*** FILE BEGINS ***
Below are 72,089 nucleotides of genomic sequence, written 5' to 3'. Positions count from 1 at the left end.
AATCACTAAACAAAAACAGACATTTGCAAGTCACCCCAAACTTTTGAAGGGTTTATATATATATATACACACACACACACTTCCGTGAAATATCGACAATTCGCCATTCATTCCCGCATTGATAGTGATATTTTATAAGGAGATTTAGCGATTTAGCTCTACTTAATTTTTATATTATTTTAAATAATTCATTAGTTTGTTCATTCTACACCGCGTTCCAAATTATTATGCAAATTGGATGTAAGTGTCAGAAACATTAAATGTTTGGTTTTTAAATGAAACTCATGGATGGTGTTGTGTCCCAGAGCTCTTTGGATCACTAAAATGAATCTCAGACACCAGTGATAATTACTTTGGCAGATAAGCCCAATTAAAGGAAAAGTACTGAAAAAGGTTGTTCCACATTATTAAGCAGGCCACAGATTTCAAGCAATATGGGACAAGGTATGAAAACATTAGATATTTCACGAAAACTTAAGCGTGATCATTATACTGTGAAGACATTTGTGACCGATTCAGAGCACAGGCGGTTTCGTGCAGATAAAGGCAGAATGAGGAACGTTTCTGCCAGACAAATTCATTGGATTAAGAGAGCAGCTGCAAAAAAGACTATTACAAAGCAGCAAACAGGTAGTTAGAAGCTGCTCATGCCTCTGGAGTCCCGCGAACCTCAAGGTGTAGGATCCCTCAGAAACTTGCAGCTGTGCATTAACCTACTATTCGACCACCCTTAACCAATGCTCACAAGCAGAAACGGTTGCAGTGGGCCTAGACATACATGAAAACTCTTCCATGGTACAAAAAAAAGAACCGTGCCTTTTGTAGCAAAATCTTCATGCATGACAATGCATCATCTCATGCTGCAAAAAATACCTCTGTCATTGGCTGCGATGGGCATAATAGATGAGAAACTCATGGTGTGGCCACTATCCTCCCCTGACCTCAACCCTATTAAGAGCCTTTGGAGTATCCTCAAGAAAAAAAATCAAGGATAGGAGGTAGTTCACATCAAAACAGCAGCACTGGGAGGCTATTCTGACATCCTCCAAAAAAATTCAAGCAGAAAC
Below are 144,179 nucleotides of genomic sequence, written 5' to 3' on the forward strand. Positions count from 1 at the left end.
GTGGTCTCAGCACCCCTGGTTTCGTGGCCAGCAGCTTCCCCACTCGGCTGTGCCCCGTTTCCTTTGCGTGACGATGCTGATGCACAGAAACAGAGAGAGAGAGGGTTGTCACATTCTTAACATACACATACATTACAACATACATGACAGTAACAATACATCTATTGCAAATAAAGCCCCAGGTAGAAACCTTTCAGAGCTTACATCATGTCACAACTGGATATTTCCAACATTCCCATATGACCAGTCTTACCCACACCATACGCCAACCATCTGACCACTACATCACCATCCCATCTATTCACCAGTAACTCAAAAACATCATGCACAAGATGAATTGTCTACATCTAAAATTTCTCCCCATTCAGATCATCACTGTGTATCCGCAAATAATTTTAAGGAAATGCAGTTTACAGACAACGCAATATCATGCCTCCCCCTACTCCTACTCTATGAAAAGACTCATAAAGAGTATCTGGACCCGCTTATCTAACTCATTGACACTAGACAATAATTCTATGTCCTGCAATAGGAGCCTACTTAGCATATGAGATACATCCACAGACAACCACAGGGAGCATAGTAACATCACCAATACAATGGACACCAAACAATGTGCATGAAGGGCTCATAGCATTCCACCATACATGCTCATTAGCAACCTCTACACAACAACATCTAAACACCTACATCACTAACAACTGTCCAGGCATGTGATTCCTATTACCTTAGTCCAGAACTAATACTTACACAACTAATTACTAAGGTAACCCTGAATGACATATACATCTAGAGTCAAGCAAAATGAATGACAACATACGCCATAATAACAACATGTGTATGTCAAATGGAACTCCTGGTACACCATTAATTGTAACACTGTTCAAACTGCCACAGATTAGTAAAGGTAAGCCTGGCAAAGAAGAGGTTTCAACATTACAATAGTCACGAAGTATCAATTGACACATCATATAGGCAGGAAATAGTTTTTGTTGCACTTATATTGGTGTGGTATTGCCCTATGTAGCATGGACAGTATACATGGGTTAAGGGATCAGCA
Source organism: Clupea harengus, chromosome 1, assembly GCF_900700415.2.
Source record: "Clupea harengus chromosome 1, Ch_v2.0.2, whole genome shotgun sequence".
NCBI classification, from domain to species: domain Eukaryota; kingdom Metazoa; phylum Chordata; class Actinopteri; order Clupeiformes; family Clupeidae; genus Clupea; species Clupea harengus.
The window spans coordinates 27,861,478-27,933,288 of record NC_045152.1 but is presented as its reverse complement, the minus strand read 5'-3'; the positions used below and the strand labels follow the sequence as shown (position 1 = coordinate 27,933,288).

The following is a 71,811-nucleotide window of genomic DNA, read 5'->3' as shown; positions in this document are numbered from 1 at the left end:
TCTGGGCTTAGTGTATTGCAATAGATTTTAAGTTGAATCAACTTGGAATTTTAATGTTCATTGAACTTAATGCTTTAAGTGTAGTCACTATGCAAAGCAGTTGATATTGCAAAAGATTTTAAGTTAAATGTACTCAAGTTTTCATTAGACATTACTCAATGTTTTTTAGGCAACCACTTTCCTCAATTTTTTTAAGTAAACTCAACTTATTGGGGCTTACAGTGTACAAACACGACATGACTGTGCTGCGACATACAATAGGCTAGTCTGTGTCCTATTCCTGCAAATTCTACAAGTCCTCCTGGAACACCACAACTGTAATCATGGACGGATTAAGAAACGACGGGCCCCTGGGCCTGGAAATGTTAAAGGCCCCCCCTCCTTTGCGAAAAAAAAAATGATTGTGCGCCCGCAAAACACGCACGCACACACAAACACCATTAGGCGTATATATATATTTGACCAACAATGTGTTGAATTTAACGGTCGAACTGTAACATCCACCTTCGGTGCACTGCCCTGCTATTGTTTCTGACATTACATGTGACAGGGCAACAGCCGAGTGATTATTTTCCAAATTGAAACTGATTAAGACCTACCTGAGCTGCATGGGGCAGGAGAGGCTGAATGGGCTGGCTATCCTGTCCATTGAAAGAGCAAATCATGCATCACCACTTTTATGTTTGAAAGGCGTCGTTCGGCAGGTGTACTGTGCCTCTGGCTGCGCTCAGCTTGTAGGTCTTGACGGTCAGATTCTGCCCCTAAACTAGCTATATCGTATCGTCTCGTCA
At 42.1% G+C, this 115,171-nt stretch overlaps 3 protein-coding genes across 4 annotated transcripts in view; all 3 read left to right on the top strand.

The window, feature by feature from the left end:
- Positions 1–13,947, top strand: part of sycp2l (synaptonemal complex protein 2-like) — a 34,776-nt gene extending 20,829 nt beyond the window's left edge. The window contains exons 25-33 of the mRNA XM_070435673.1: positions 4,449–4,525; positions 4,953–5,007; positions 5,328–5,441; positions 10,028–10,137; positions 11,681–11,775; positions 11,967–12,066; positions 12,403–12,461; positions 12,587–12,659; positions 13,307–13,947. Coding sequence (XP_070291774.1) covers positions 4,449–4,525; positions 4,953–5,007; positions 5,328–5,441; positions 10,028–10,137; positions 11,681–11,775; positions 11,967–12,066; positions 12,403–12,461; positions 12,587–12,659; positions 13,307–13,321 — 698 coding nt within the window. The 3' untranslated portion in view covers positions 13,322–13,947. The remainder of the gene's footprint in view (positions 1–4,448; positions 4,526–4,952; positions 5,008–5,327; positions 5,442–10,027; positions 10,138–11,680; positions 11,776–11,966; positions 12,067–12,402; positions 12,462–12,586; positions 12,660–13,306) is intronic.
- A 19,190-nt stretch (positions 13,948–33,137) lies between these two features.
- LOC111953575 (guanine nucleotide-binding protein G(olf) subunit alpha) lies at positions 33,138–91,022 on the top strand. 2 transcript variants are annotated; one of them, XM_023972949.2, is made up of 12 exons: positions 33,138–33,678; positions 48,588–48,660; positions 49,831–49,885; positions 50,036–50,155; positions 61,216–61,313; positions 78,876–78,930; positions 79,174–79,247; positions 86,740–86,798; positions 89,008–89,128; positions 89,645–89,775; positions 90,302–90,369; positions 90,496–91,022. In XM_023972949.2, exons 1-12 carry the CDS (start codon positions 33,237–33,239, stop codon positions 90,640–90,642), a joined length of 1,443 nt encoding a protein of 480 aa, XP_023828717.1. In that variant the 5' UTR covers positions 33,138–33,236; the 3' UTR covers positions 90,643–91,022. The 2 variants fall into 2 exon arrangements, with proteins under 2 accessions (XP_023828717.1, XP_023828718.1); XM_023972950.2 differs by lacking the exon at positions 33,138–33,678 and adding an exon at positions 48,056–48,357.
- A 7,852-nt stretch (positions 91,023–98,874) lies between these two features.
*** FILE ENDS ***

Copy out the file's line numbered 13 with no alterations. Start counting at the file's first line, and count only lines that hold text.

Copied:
- Positions 1–13,947, top strand: part of sycp2l (synaptonemal complex protein 2-like) — a 34,776-nt gene extending 20,829 nt beyond the window's left edge. The window contains exons 25-33 of the mRNA XM_070435673.1: positions 4,449–4,525; positions 4,953–5,007; positions 5,328–5,441; positions 10,028–10,137; positions 11,681–11,775; positions 11,967–12,066; positions 12,403–12,461; positions 12,587–12,659; positions 13,307–13,947. Coding sequence (XP_070291774.1) covers positions 4,449–4,525; positions 4,953–5,007; positions 5,328–5,441; positions 10,028–10,137; positions 11,681–11,775; positions 11,967–12,066; positions 12,403–12,461; positions 12,587–12,659; positions 13,307–13,321 — 698 coding nt within the window. The 3' untranslated portion in view covers positions 13,322–13,947. The remainder of the gene's footprint in view (positions 1–4,448; positions 4,526–4,952; positions 5,008–5,327; positions 5,442–10,027; positions 10,138–11,680; positions 11,776–11,966; positions 12,067–12,402; positions 12,462–12,586; positions 12,660–13,306) is intronic.